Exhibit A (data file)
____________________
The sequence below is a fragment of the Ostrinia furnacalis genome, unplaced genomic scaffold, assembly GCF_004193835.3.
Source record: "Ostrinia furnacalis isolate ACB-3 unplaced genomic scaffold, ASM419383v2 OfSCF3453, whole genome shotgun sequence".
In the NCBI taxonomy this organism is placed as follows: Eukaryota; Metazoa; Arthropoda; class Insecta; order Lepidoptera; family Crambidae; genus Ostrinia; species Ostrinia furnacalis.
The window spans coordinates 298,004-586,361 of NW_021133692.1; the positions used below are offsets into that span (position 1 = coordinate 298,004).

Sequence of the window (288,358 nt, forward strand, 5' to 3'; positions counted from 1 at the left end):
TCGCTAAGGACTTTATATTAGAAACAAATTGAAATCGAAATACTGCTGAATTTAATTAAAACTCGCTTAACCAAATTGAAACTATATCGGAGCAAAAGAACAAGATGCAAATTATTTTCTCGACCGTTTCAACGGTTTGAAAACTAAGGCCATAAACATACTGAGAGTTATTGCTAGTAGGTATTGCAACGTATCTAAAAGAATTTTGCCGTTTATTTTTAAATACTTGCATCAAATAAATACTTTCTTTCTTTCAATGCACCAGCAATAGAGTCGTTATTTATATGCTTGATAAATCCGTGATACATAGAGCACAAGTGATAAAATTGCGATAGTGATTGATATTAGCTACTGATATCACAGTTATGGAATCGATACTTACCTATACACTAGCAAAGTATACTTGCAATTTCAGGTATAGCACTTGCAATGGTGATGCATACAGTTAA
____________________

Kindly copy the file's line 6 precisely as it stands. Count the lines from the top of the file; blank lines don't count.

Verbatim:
TCGCTAAGGACTTTATATTAGAAACAAATTGAAATCGAAATACTGCTGAATTTAATTAAAACTCGCTTAACCAAATTGAAACTATATCGGAGCAAAAGAACAAGATGCAAATTATTTTCTCGACCGTTTCAACGGTTTGAAAACTAAGGCCATAAACATACTGAGAGTTATTGCTAGTAGGTATTGCAACGTATCTAAAAGAATTTTGCCGTTTATTTTTAAATACTTGCATCAAATAAATACTTTCTTTCTTTCAATGCACCAGCAATAGAGTCGTTATTTATATGCTTGATAAATCCGTGATACATAGAGCACAAGTGATAAAATTGCGATAGTGATTGATATTAGCTACTGATATCACAGTTATGGAATCGATACTTACCTATACACTAGCAAAGTATACTTGCAATTTCAGGTATAGCACTTGCAATGGTGATGCATACAGTTAA